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Monkeypox detection in rodents using real-time 3'minor groove binder Taqman assays on the Roche LightCycler, Laboratory Investigation 84:1200-1208

Author: David A KuleshBonnie M LovelessDavid NorwoodJeffrey GarrisonChris A WhitehouseAll authors
Publisher: Ft. Belvoir Defense Technical Information Center 21 JUN 2004.
Edition/Format:   eBook : English
Database:WorldCat
Summary:
During the summer of 2003, an outbreak of human monkeypox occurred in the Midwest region of the United States. In all, 52 rodents suspected of being infected with monkeypox virus were collected from an exotic pet dealer and from private homes. The rodents were euthanized and submitted for testing to the United States Army Medical Research Institute of Infectious Diseases by the Galesburg Animal Disease Laboratory,  Read more...
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Material Type: Internet resource
Document Type: Internet Resource
All Authors / Contributors: David A Kulesh; Bonnie M Loveless; David Norwood; Jeffrey Garrison; Chris A Whitehouse; ARMY MEDICAL RESEARCH INST OF INFECTIOUS DISEASES FORT DETRICK MD.
OCLC Number: 74274133
Notes: Pub. in Laboratory Investigation, p1-9, 2004.
Description: 11 p.

Abstract:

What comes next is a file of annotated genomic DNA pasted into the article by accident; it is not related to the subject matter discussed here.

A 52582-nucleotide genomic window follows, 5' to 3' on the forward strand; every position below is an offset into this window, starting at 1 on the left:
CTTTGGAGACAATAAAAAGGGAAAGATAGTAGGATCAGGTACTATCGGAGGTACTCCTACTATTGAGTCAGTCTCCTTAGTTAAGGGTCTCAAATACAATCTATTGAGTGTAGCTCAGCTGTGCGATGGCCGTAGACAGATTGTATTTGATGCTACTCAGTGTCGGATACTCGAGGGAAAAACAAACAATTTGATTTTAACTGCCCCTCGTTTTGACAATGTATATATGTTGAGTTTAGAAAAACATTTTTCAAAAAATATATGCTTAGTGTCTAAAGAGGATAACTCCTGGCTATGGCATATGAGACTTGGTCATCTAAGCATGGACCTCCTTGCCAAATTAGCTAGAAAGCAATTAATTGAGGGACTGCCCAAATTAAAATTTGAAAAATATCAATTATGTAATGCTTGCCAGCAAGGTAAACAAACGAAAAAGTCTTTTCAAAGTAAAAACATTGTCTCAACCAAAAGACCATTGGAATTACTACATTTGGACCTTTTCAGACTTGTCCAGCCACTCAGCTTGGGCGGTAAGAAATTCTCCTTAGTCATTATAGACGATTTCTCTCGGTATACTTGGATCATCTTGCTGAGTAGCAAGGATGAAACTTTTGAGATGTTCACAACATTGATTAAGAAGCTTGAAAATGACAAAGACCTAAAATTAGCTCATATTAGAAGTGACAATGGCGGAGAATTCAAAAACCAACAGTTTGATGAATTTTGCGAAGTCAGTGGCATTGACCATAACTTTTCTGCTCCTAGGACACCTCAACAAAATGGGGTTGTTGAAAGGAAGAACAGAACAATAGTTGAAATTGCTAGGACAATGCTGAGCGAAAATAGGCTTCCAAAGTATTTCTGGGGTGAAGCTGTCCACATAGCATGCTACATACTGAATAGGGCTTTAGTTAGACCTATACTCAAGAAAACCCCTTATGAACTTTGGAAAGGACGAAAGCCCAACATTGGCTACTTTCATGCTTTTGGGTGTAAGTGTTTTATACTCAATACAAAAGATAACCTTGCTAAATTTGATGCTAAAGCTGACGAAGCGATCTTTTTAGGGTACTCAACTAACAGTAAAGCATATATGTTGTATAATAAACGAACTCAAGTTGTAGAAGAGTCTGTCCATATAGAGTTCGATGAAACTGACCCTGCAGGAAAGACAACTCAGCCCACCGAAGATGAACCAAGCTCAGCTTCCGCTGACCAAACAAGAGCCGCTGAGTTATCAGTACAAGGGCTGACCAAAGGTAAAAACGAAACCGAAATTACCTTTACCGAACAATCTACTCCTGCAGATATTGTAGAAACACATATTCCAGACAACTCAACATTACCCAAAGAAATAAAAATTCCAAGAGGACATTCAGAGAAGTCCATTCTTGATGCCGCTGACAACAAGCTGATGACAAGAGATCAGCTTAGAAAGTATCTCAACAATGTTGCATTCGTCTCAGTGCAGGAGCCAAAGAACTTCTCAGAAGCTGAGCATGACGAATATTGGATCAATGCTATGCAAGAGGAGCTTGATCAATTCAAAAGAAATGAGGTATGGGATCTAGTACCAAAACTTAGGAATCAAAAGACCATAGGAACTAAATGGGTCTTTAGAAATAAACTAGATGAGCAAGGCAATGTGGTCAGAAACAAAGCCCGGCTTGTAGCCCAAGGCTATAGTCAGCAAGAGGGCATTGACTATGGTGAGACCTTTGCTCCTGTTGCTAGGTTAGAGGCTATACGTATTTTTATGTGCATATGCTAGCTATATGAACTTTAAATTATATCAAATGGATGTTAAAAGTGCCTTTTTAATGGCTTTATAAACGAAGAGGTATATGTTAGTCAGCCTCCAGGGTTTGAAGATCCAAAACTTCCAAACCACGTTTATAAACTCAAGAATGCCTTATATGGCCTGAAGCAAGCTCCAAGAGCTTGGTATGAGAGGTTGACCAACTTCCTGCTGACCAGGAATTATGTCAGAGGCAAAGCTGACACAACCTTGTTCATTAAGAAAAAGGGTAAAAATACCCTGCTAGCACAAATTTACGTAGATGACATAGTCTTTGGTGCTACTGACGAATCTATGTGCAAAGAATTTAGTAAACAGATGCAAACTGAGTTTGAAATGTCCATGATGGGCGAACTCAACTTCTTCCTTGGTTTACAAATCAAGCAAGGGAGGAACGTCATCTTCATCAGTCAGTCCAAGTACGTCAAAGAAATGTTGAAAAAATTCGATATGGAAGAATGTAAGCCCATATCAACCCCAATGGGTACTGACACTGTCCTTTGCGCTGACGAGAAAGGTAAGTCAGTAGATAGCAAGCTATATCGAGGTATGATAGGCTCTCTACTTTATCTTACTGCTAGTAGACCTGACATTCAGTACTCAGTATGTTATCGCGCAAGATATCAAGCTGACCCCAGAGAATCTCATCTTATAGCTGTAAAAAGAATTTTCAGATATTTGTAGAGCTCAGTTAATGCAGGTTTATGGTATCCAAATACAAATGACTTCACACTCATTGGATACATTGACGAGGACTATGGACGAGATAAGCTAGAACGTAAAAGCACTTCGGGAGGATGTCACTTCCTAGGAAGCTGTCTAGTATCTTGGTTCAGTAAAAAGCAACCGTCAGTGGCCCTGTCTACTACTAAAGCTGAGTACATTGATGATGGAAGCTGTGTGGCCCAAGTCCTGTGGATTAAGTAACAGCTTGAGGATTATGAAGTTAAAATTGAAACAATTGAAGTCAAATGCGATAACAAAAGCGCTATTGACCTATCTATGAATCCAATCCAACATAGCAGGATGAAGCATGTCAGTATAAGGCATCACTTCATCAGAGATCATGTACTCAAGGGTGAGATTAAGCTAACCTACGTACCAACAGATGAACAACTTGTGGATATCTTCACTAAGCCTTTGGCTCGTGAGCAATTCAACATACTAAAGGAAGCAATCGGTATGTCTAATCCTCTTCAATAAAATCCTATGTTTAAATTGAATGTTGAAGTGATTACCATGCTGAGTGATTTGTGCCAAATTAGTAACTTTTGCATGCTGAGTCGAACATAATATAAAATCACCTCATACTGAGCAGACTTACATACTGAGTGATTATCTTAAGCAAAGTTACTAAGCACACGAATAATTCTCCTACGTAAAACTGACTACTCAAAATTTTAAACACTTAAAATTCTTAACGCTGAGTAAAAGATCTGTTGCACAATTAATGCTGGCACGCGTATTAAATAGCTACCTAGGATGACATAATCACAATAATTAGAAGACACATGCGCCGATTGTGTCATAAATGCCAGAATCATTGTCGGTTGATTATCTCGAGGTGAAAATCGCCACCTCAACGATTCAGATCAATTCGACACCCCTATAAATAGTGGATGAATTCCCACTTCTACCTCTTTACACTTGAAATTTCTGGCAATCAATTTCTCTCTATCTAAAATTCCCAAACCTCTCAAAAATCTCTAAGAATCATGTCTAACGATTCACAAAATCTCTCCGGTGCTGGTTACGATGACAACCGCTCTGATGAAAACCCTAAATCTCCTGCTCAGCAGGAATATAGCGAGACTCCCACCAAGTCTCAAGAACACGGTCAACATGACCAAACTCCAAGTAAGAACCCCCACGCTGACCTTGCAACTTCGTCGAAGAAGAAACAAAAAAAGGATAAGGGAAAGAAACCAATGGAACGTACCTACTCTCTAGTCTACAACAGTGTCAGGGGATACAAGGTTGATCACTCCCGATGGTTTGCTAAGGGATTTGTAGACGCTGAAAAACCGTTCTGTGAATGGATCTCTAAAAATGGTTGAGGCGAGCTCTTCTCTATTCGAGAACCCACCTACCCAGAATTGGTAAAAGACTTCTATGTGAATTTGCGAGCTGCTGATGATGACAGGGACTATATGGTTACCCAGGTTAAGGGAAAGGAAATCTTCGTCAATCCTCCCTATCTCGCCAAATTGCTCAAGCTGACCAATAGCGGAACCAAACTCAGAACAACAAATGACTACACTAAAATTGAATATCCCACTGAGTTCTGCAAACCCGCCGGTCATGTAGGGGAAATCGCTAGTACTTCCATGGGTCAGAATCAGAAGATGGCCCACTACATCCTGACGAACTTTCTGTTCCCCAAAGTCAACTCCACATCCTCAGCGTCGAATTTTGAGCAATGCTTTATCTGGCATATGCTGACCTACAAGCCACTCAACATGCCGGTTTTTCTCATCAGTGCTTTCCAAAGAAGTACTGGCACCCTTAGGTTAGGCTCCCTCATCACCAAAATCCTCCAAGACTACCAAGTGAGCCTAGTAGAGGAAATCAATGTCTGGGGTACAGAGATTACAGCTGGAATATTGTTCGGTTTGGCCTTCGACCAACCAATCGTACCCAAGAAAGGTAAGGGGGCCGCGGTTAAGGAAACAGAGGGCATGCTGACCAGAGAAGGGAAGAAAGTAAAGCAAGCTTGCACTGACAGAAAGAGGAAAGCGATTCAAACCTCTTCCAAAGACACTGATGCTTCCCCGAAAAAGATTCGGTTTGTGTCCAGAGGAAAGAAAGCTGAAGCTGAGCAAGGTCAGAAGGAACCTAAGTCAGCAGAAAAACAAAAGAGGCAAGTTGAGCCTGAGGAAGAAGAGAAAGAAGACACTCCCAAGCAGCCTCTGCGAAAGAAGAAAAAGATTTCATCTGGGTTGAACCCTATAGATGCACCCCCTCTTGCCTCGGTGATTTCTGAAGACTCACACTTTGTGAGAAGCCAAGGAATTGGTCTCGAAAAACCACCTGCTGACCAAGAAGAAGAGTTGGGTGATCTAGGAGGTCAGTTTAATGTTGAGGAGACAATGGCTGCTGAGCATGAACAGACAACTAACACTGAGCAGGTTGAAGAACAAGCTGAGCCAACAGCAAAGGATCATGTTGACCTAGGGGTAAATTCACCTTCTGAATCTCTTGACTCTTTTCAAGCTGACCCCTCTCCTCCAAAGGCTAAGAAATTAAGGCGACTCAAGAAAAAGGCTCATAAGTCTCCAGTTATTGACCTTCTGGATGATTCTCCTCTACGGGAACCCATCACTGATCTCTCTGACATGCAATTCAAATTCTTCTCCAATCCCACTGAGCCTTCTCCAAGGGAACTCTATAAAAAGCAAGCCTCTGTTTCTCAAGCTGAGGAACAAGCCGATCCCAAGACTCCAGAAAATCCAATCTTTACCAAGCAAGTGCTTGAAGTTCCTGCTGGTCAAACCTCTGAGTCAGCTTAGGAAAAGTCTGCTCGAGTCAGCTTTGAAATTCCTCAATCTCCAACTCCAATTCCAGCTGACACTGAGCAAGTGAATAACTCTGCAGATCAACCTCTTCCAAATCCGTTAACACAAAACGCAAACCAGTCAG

During the summer of 2003, an outbreak of human monkeypox occurred in the Midwest region of the United States. In all, 52 rodents suspected of being infected with monkeypox virus were collected from an exotic pet dealer and from private homes. The rodents were euthanized and submitted for testing to the United States Army Medical Research Institute of Infectious Diseases by the Galesburg Animal Disease Laboratory, Illinois Department of Agriculture. The rodent tissue samples were appropriately processed and then tested by using an integrated approach involving real-time polymerase chain reaction (PCR) assays, an antigen-detection immunoassay, and virus culture. We designed and extensively tested two specific real-time PCR assays for rapidly detecting monkeypox virus DNA using the Vaccinia virus F3L and N3R genes as targets. The assays were validated against panels of orthopox viral and miscellaneous bacterial DNAs. A pan-orthopox electrochemiluminescence (ECL) assay was used to further confirm the presence of Orthopoxvirus infection of the rodents. Seven of 12 (58%) animals (seven of 52 (15%) of all animals) tested positive in both monkeypox-specific PCR assays and two additional pan-orthopox PCR assays (in at least one tissue). The ECL results showed varying degrees of agreement with PCR. One hamster and three gerbils were positive by both PCR and ECL for all tissues tested. In addition, we attempted to verify the presence of monkeypox virus by culture on multiple cell lines, by immunohistology, and by electron microscopy, with negative results. Sequencing the PCR products from the samples indicated 100% identity with monkeypox virus strain Zaire-96-I-16 (a human isolate from the Congo). These real-time PCR and ECL assays represent a significant addition to the battery of tests for the detection of various orthopoxviruses.

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